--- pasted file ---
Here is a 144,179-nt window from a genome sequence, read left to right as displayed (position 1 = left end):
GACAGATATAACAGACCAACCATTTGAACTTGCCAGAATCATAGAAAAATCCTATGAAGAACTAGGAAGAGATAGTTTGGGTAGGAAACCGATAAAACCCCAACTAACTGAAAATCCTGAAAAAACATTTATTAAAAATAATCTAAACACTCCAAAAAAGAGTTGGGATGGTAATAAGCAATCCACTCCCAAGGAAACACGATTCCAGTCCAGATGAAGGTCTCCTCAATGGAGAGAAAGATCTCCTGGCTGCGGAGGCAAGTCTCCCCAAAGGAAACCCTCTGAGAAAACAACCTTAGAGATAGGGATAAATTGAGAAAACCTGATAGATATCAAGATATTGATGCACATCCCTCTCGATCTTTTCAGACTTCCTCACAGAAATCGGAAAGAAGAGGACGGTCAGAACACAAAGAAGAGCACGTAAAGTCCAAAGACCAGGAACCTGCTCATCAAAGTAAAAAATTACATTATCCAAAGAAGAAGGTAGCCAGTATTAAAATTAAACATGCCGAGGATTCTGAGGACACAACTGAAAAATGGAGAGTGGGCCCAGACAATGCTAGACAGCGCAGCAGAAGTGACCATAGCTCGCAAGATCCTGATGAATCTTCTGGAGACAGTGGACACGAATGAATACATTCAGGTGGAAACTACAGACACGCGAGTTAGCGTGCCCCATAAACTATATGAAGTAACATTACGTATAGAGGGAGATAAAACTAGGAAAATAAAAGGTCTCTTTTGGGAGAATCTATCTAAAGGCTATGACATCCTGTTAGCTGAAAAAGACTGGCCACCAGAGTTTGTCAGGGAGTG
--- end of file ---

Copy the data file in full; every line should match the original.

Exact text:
Here is a 144,179-nt window from a genome sequence, read left to right as displayed (position 1 = left end):
GACAGATATAACAGACCAACCATTTGAACTTGCCAGAATCATAGAAAAATCCTATGAAGAACTAGGAAGAGATAGTTTGGGTAGGAAACCGATAAAACCCCAACTAACTGAAAATCCTGAAAAAACATTTATTAAAAATAATCTAAACACTCCAAAAAAGAGTTGGGATGGTAATAAGCAATCCACTCCCAAGGAAACACGATTCCAGTCCAGATGAAGGTCTCCTCAATGGAGAGAAAGATCTCCTGGCTGCGGAGGCAAGTCTCCCCAAAGGAAACCCTCTGAGAAAACAACCTTAGAGATAGGGATAAATTGAGAAAACCTGATAGATATCAAGATATTGATGCACATCCCTCTCGATCTTTTCAGACTTCCTCACAGAAATCGGAAAGAAGAGGACGGTCAGAACACAAAGAAGAGCACGTAAAGTCCAAAGACCAGGAACCTGCTCATCAAAGTAAAAAATTACATTATCCAAAGAAGAAGGTAGCCAGTATTAAAATTAAACATGCCGAGGATTCTGAGGACACAACTGAAAAATGGAGAGTGGGCCCAGACAATGCTAGACAGCGCAGCAGAAGTGACCATAGCTCGCAAGATCCTGATGAATCTTCTGGAGACAGTGGACACGAATGAATACATTCAGGTGGAAACTACAGACACGCGAGTTAGCGTGCCCCATAAACTATATGAAGTAACATTACGTATAGAGGGAGATAAAACTAGGAAAATAAAAGGTCTCTTTTGGGAGAATCTATCTAAAGGCTATGACATCCTGTTAGCTGAAAAAGACTGGCCACCAGAGTTTGTCAGGGAGTG